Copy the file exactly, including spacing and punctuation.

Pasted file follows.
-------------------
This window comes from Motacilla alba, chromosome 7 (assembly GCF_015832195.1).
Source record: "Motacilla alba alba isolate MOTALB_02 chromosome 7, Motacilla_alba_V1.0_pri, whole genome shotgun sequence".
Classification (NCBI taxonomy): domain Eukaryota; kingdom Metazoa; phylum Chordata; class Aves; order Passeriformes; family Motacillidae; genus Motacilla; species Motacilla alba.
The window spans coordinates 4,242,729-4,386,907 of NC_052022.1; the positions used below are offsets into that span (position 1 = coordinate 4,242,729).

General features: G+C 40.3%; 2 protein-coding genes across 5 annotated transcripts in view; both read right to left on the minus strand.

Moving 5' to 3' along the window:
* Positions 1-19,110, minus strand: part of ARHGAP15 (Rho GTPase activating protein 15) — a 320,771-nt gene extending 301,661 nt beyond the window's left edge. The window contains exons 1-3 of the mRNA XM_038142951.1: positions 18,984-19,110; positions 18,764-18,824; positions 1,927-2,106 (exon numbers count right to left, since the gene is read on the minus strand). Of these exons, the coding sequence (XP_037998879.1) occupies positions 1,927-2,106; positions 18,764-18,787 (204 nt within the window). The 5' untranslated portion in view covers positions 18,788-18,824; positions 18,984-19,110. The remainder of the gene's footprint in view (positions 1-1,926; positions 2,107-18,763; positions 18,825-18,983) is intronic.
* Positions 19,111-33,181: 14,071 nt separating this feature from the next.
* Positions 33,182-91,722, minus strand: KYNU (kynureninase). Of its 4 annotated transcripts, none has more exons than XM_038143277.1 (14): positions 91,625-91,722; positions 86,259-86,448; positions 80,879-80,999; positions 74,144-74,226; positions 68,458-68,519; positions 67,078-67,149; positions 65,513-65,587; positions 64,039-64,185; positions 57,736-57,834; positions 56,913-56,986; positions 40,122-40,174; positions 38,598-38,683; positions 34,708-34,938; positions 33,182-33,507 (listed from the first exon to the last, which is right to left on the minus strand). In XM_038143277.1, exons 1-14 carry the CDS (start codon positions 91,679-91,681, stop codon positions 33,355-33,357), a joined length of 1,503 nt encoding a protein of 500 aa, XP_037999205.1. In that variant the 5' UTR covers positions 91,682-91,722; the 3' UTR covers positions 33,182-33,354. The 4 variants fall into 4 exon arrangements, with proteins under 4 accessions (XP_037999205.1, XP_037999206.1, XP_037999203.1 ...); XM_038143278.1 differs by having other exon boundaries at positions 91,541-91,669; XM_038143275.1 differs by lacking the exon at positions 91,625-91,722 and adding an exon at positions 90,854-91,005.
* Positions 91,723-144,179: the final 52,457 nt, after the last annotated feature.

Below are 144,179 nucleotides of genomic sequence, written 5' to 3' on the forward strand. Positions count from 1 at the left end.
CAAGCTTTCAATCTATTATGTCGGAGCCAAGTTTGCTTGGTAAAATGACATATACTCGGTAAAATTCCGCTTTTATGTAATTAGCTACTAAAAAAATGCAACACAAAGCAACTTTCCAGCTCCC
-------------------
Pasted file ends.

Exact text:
This window comes from Motacilla alba, chromosome 7 (assembly GCF_015832195.1).
Source record: "Motacilla alba alba isolate MOTALB_02 chromosome 7, Motacilla_alba_V1.0_pri, whole genome shotgun sequence".
Classification (NCBI taxonomy): domain Eukaryota; kingdom Metazoa; phylum Chordata; class Aves; order Passeriformes; family Motacillidae; genus Motacilla; species Motacilla alba.
The window spans coordinates 4,242,729-4,386,907 of NC_052022.1; the positions used below are offsets into that span (position 1 = coordinate 4,242,729).

General features: G+C 40.3%; 2 protein-coding genes across 5 annotated transcripts in view; both read right to left on the minus strand.

Moving 5' to 3' along the window:
* Positions 1-19,110, minus strand: part of ARHGAP15 (Rho GTPase activating protein 15) — a 320,771-nt gene extending 301,661 nt beyond the window's left edge. The window contains exons 1-3 of the mRNA XM_038142951.1: positions 18,984-19,110; positions 18,764-18,824; positions 1,927-2,106 (exon numbers count right to left, since the gene is read on the minus strand). Of these exons, the coding sequence (XP_037998879.1) occupies positions 1,927-2,106; positions 18,764-18,787 (204 nt within the window). The 5' untranslated portion in view covers positions 18,788-18,824; positions 18,984-19,110. The remainder of the gene's footprint in view (positions 1-1,926; positions 2,107-18,763; positions 18,825-18,983) is intronic.
* Positions 19,111-33,181: 14,071 nt separating this feature from the next.
* Positions 33,182-91,722, minus strand: KYNU (kynureninase). Of its 4 annotated transcripts, none has more exons than XM_038143277.1 (14): positions 91,625-91,722; positions 86,259-86,448; positions 80,879-80,999; positions 74,144-74,226; positions 68,458-68,519; positions 67,078-67,149; positions 65,513-65,587; positions 64,039-64,185; positions 57,736-57,834; positions 56,913-56,986; positions 40,122-40,174; positions 38,598-38,683; positions 34,708-34,938; positions 33,182-33,507 (listed from the first exon to the last, which is right to left on the minus strand). In XM_038143277.1, exons 1-14 carry the CDS (start codon positions 91,679-91,681, stop codon positions 33,355-33,357), a joined length of 1,503 nt encoding a protein of 500 aa, XP_037999205.1. In that variant the 5' UTR covers positions 91,682-91,722; the 3' UTR covers positions 33,182-33,354. The 4 variants fall into 4 exon arrangements, with proteins under 4 accessions (XP_037999205.1, XP_037999206.1, XP_037999203.1 ...); XM_038143278.1 differs by having other exon boundaries at positions 91,541-91,669; XM_038143275.1 differs by lacking the exon at positions 91,625-91,722 and adding an exon at positions 90,854-91,005.
* Positions 91,723-144,179: the final 52,457 nt, after the last annotated feature.

Below are 144,179 nucleotides of genomic sequence, written 5' to 3' on the forward strand. Positions count from 1 at the left end.
CAAGCTTTCAATCTATTATGTCGGAGCCAAGTTTGCTTGGTAAAATGACATATACTCGGTAAAATTCCGCTTTTATGTAATTAGCTACTAAAAAAATGCAACACAAAGCAACTTTCCAGCTCCC